As you get used to being active and your body gets used to the exercises you perform, you’ll experience DOMS less and less. This is where real progress is made, because if you keep it up you’ll soon be able to do the hard things that once caused you to crawl up the stairs without any soreness the next day. Then you can gradually increase the intensity of your workouts.

Of course, if you were to stop exercising, then tried to exercise at the same intensity after several weeks you’d get DOMS again as your body would no longer be used to moving in that way. 

How to deal with DOMS

Recovering from DOMS

Recovering from your soreness in a healthy way is what helps your body repair your muscles, and what will lead to that coveted increase in muscle mass. But the important bit here is that you have to do it in a healthy way. Rest is absolutely vital here, and if you’re looking to reduce fat and build muscle rest is just as important as your activity. 

  • Make sure to have rest days in between sessions. This can include ‘active recovery’, where you do light exercise, like stretching and going for a walk. It’ll probably feel awful at first, but warming up your muscles gently like this will do them good and is actually one of the most effective ways of easing the soreness.
  • Try and get enough sleep. Our body does its best repairing and rebuilding when we’re asleep.
  • Drink plenty of water and keep up your healthy eating, making sure your diet includes lots of lean protein. 
  • Massage your sore muscles. A foam roller might help (this one has good reviews and is not too expensive – Amazon affiliate link)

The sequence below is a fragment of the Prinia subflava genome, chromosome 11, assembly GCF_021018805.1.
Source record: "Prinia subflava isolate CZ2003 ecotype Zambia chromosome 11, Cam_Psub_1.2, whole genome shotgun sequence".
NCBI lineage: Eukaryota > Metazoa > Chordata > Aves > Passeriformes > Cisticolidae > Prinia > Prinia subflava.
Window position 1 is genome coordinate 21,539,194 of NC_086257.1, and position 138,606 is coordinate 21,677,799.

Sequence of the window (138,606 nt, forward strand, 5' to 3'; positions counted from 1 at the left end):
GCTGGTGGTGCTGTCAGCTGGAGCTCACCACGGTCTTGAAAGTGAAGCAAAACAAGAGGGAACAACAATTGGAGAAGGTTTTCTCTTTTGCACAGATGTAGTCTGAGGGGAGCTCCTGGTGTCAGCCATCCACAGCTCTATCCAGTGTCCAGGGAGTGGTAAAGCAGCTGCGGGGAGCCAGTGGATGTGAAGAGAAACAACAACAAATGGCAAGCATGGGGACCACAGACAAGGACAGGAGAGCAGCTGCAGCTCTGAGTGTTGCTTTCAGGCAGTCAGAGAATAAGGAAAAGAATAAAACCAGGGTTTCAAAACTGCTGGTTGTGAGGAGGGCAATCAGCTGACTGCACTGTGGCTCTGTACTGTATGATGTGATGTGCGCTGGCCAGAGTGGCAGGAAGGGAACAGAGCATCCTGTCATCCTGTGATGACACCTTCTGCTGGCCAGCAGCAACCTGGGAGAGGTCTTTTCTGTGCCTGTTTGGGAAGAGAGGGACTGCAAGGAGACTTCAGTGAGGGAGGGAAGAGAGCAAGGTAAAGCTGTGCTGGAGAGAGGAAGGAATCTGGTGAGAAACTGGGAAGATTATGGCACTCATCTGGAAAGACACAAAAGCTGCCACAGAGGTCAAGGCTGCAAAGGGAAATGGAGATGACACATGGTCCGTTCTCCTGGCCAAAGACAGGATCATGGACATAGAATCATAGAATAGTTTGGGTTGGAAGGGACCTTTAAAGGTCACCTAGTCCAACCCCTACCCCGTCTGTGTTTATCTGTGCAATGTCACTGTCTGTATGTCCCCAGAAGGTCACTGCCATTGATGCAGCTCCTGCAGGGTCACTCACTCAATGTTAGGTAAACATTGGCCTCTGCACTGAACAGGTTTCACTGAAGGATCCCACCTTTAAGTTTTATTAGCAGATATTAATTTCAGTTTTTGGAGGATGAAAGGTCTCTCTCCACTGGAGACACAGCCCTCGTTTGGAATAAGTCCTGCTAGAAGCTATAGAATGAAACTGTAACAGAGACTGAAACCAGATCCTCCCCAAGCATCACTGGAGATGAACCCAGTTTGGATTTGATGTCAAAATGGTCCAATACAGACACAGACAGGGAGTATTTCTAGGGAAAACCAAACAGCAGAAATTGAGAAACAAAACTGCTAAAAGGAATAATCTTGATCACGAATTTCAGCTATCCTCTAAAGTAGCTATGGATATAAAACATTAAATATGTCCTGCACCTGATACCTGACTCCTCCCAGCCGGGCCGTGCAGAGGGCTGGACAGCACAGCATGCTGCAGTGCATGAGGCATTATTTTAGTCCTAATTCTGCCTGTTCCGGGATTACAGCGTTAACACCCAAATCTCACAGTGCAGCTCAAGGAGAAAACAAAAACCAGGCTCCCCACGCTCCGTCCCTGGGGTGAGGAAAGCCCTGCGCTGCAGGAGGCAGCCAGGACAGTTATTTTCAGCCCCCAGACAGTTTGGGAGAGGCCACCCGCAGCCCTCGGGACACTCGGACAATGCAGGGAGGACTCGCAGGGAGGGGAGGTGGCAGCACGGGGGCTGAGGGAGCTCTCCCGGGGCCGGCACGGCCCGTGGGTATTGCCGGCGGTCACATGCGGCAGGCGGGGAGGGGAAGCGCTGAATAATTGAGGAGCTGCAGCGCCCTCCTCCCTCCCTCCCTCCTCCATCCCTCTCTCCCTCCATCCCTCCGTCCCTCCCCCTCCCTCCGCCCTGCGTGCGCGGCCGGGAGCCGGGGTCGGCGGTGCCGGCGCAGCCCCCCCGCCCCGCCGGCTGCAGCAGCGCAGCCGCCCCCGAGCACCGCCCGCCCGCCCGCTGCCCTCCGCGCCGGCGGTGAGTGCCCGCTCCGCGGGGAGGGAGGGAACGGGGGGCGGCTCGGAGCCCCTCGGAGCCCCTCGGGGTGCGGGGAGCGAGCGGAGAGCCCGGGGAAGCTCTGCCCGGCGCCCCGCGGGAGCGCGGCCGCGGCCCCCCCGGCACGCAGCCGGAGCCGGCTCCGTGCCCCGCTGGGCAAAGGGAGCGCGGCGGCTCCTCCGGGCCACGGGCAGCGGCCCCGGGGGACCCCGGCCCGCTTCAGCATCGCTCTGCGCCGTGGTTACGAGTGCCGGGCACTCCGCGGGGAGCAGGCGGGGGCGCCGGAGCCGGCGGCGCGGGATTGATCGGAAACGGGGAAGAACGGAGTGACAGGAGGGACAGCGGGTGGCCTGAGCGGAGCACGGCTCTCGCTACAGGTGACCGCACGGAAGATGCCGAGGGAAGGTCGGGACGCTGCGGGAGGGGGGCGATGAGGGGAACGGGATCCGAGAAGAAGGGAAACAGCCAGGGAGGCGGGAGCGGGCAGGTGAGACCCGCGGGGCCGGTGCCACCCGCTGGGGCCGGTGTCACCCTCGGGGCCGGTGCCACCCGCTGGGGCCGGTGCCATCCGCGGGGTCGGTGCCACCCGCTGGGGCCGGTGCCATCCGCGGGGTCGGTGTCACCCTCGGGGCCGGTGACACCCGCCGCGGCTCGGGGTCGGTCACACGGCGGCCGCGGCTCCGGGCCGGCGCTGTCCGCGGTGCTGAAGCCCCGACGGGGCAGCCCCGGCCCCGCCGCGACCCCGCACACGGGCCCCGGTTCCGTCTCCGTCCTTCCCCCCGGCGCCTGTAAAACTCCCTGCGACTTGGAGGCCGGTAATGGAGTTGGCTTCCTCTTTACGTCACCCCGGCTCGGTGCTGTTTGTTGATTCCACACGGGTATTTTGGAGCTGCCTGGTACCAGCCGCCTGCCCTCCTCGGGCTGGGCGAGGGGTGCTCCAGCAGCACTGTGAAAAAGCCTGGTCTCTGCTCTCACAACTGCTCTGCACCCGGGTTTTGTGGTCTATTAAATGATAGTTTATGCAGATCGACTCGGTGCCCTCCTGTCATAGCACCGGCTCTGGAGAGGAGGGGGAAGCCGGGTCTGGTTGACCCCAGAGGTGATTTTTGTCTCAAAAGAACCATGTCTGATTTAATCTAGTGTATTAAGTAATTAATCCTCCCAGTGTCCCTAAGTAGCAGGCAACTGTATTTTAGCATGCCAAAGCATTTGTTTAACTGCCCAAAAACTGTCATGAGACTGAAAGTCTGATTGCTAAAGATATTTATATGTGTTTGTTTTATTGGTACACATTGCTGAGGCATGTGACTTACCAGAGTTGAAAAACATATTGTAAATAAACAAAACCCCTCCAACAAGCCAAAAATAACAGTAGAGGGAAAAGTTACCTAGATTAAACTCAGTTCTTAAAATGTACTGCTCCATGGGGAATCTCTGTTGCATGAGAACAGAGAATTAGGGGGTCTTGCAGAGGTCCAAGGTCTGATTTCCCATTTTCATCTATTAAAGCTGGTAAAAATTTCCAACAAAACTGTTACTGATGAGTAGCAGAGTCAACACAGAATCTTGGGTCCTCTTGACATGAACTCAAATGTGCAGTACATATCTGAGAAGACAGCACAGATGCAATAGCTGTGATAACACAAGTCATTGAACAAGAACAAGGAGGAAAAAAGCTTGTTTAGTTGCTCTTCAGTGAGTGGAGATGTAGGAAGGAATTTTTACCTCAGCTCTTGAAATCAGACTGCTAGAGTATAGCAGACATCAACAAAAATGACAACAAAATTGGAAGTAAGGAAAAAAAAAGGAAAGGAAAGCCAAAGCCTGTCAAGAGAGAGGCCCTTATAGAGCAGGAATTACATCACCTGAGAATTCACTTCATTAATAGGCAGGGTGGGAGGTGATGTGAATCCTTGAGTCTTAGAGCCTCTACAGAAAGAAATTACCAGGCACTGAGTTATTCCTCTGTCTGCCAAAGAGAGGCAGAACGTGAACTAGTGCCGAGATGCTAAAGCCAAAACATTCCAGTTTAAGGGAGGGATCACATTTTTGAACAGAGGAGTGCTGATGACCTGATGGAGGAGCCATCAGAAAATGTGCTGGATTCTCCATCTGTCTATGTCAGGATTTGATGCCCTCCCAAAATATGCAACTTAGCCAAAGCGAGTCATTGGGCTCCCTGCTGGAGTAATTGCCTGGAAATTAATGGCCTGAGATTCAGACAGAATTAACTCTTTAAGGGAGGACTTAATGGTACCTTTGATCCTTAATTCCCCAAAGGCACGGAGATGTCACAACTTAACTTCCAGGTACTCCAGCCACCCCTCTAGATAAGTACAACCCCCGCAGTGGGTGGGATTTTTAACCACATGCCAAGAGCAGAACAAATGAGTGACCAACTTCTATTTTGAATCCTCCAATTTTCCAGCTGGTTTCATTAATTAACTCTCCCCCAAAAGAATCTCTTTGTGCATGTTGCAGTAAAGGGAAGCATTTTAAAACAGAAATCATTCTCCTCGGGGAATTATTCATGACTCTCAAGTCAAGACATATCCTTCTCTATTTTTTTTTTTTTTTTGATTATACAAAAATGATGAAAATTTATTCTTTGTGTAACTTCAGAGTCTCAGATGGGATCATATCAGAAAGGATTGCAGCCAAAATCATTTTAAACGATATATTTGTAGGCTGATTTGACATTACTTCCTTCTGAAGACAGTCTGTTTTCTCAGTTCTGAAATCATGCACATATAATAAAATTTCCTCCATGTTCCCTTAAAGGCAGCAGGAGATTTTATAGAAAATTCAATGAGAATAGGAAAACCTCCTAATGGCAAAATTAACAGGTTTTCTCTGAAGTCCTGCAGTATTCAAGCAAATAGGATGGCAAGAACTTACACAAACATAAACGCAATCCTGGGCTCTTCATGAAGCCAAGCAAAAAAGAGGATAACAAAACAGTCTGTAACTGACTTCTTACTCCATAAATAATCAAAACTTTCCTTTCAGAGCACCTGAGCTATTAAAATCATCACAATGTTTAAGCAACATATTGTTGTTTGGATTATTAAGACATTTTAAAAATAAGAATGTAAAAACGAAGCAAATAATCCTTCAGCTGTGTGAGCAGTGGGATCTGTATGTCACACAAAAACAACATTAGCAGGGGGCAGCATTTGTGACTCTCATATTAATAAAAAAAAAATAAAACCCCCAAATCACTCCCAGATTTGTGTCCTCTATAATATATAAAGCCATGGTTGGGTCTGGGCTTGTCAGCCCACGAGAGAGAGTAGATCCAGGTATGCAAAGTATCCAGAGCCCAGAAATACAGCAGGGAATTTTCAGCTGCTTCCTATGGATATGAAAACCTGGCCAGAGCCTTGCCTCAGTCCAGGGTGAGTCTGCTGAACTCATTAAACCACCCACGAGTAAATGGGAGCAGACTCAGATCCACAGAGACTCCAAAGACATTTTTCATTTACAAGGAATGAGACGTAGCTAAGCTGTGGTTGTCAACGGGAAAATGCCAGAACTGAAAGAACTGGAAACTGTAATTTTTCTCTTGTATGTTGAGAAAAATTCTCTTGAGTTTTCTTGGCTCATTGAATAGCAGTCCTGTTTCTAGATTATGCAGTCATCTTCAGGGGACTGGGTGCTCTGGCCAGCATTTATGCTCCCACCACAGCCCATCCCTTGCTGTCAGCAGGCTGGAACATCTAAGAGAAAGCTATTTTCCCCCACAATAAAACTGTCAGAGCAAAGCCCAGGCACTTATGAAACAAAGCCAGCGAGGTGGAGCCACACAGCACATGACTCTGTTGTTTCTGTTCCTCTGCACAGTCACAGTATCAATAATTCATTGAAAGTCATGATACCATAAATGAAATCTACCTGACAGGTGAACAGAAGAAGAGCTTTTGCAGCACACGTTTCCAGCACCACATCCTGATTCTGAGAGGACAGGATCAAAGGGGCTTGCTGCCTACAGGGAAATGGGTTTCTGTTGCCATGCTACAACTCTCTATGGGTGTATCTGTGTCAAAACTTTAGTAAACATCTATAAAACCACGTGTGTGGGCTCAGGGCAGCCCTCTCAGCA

How to prevent DOMS

The only fool-proof way of preventing DOMS completely is not exercising, but there are things you can do to lessen the soreness.

Always make sure you warm up before you start exercising so that your muscles are warm and ready to go. Make your warm-ups dynamic, meaning that you move around mimicking the movements you’re about to do during the bulk of your workout. We like Men’s Health’s 5 minute warmup which features video demonstrations as well as descriptions. Find it here.

Similarly, cooling down after your workout is a must too to allow your muscles to gradually get used to not moving as vigorously again. Lifehack have a list of the 15 most effective cool down exercises for every workout here

Preventing DOMS is mostly about finding a good balance between pushing yourself enough during exercise to have an effect and not pushing yourself too much.

If you’re trying to step up your intensity but don’t feel comfortable, try and find a happy medium. Can you gradually increase the intensity instead?

We all want to be able to instantly do Arnie level workouts at the gym, or be able to outrun Usain Bolt, but listen to your body and go easy.

Losing weight takes time and though that can be frustrating, push yourself too hard and you’ll be dealing with a lot more than just a bit of muscle soreness. 

Further reading

The Science of Sore by Stronger By Science

Exploring The Science of Recovery originally published in American Fitness magazine

How Microtears Help You To Build Muscle Mass – from the University Hospitals blog